Chris Lange, FISM News
Russia’s former president and current confidante of President Vladimir Putin said on Monday that the West’s continued supply of weapons to Kyiv could result in a nuclear war, the latest among several similar threats made recently by the outspoken chair of the Kremlin’s powerful security council.
FISM’s Lauren C. Moye reported on Saturday that military analysts have suggested that Medvedev’s apocalyptic rhetoric is a diversion tactic to draw attention away from Russia’s military failures, though it is undoubtedly also meant to discourage additional arms supplies to Ukraine.
“Of course, the pumping in of weapons can continue…and prevent any possibility of reviving negotiations,” Medvedev said, according to a Reuters report.
“Our enemies are doing just that, not wanting to understand that their goals will certainly lead to a total fiasco. Loss for everyone. A collapse. Apocalypse. Where you forget for centuries about your former life, until the rubble ceases to emit radiation,” he continued.
The Kremlin has increasingly sought to cast Russia as a victim of Western aggression that threatens its very existence and the survival of the Russian people.
French Foreign Minister Catherine Colonna, who spoke to reporters on the sidelines of the United Nations (U.N.) Human Rights Council summit that kicked off in Geneva this morning, dismissed Medvedev’s comments as “inflammatory rhetoric.”
“Mr. Medvedev, alas, has long accustomed us to irresponsible, outrageous statements that in no way reflect reality,” she said. “This is inflammatory rhetoric that we would gladly do without.”
MARIUPOL BACK IN SPOTLIGHT
The British Defense Ministry (BDM) said in its daily war bulletin Monday that pro-Russian officials have reported at least 14 explosions around the Russian-occupied city of Mariupol in Ukraine’s south over the last six days. An airport ammunition cache, two fuel depots, and a Russian military base were among the sites that experienced the blasts.
Damage reports were not available at the time of this reporting. The BDM posited that the “unexplained explosions” have almost certainly sent shockwaves through Moscow, given that they occurred in areas the Kremlin likely believed to be beyond the range of Ukraine’s striking distance.
The U.S. recently included longer-range missiles in one of the multiple weapons packages given to Ukraine thus far in the conflict.
Russia declared that it “liberated” Mariupol in April following a merciless military campaign that saw the once picturesque and vibrant port city reduced to a wasteland. The battle for Mariupol also exposed the shocking brutality of Russian forces, who allegedly bombed a maternity hospital and a theater used to shelter women and children and left behind thousands of mass graves and evidence of summary executions and torture of Ukrainian civilians. It is estimated that at least 20,000 Ukrainians were killed in Mariupol.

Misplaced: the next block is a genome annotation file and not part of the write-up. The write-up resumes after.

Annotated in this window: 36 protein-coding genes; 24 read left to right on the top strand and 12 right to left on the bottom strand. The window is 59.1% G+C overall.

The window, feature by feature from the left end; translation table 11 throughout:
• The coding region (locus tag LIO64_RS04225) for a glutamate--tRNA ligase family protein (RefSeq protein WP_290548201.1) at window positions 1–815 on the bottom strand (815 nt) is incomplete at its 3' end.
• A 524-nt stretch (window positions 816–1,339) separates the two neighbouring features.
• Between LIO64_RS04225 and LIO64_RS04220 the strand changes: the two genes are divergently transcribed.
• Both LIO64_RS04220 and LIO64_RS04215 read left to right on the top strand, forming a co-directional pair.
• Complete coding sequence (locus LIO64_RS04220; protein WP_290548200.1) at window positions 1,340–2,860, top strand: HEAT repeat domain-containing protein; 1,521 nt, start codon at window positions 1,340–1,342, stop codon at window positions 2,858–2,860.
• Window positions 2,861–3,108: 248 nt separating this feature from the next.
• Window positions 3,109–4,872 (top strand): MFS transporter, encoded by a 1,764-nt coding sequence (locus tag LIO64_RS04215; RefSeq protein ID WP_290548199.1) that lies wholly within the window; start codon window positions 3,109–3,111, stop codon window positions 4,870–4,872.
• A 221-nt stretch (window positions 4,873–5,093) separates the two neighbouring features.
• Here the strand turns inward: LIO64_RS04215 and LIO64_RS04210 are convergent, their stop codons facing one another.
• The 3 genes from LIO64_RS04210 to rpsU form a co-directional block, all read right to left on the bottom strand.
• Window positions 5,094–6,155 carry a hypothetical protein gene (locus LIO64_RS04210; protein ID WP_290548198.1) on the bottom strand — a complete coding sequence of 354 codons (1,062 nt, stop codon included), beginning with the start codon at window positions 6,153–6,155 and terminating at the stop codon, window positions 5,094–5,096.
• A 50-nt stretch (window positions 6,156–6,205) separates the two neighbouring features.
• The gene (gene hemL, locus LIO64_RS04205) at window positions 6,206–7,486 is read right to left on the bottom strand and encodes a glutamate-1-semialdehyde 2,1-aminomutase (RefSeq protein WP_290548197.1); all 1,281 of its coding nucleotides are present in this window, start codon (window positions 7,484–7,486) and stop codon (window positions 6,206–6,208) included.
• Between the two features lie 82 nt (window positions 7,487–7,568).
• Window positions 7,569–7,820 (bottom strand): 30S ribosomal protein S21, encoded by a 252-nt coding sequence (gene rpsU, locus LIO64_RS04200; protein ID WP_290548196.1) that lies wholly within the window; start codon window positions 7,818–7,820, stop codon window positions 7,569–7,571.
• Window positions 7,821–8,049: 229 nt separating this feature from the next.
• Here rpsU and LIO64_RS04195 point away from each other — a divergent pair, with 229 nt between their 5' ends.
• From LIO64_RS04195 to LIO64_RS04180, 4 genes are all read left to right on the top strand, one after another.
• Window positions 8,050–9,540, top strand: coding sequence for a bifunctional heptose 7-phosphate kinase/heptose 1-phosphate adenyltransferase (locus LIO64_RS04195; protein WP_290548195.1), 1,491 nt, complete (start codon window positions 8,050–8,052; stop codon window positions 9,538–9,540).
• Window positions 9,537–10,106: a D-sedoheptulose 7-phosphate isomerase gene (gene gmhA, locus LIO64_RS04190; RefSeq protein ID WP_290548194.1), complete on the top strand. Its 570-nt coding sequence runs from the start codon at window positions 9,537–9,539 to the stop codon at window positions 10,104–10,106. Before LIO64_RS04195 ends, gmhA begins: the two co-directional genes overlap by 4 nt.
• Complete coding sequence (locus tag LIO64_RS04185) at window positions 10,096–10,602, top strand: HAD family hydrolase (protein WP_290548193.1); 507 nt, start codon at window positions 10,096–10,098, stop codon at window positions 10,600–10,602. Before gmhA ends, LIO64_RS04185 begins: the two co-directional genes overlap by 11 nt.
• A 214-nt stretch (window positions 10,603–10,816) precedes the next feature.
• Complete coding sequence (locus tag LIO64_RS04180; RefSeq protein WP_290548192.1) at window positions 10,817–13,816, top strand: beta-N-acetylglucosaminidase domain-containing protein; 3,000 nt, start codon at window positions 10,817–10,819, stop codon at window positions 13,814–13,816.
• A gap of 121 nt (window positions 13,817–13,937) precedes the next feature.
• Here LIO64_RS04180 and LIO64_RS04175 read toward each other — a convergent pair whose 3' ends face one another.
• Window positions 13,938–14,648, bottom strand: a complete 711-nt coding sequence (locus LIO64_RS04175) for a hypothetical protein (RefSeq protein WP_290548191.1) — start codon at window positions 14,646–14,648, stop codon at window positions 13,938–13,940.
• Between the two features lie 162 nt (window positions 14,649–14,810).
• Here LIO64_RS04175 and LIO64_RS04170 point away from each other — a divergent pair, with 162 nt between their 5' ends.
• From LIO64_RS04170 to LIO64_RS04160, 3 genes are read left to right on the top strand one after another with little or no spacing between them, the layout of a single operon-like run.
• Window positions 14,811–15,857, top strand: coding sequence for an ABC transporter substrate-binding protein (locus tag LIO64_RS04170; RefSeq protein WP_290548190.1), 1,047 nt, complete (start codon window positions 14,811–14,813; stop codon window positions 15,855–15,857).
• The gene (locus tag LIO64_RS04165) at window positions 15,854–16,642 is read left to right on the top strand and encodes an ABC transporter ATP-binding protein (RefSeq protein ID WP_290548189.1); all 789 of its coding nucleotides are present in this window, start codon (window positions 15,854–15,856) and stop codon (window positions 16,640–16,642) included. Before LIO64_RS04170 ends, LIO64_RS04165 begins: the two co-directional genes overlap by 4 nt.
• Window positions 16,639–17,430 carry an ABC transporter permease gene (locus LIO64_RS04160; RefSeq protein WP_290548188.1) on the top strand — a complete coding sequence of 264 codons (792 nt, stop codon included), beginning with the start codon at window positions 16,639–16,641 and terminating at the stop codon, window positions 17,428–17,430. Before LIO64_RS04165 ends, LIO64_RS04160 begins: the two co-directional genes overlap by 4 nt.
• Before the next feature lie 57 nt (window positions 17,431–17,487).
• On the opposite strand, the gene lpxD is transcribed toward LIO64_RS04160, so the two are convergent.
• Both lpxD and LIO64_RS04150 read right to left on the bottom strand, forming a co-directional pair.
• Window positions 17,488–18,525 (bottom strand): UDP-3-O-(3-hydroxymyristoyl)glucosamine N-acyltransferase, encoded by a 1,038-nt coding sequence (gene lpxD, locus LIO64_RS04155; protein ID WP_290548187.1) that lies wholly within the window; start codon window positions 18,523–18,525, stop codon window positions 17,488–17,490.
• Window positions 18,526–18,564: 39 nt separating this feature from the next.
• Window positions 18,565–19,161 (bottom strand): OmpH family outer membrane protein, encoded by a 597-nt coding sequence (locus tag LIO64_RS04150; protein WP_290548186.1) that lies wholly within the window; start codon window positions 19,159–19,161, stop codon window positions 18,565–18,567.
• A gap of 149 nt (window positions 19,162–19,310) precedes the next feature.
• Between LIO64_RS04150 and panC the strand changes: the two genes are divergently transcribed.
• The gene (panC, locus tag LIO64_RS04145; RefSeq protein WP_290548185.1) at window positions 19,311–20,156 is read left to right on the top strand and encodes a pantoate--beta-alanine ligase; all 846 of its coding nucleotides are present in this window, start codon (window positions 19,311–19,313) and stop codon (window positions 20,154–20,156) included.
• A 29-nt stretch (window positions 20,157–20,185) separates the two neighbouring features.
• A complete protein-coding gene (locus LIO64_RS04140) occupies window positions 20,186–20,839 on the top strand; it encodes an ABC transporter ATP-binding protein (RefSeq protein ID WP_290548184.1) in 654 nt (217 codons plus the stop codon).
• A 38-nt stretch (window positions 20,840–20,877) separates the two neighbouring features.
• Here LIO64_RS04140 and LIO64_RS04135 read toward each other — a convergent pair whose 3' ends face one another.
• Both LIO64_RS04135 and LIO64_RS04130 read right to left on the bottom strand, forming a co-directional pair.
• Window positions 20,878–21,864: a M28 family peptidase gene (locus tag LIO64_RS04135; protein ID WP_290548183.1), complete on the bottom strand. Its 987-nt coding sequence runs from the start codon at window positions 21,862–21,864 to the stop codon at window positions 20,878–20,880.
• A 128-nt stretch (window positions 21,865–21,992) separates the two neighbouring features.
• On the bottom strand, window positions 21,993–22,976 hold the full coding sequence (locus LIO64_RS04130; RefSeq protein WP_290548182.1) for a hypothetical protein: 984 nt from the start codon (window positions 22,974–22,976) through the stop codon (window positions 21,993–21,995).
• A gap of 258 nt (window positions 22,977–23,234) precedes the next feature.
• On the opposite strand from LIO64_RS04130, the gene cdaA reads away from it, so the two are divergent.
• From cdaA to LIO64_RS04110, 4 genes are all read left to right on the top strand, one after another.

“Mariupol is important to Russia because it is the largest city Russia captured in 2022 that it still controls, and sits on a key logistics route,” the British intelligence agency said.
RUSSIA SENDS TOP OFFICIAL TO GENEVA SUMMIT
Evidence of Russian war crimes against Ukraine discovered in Mariupol and elsewhere are among the key topics that will be discussed at the U.N. Human Rights Council meeting in Geneva, Switzerland that began Monday morning and will continue through April 4.
U.N. human rights chief Volker Turk warned the 47-member council that human rights gains are being reversed in parts of the world, citing Russia’s war in Ukraine as an example of oppression.
U.N. Secretary-General Antonio Guterres said separately that the war has resulted in “massive” human rights violations.
The Associated Press reported that member states, including the U.S. and Ukraine, will seek an extension of a U.N. probe into alleged Russian war crimes against Ukraine.
“We believe that it should be both a technical extension of the mandate but also substantially strengthen the text,” Yevheniia Filipenko, Permanent Representative of Ukraine to the U.N. Office in Geneva, told reporters on Friday.
Russia withdrew its membership from the council last year just as the General Assembly was on the cusp of revoking it. The Kremlin has selected Deputy Foreign Minister Sergei Ryabkov to travel to Geneva on Thursday to represent its interests at the summit, per ABC News. U.S. Secretary of State Antony Blinken is expected to deliver a speech to the assembly via video message on the same day.
CHINA’S VIOLATIONS AGAINST UYGHURS
China, a member of the council that voted against the Russian war crimes probe, will likely face fresh scrutiny over its alleged human rights violations against Muslim Uyghurs in its country.
Beijing, which previously voted against the Russian war crimes probe mandate, is reportedly poised to supply Moscow with lethal aid — a potential move that Washington and its NATO allies have been frantically trying to subvert. Blinken warned Beijing last week of “implications and consequences” should it choose to provide material support to Russia or assist with sanctions evasions.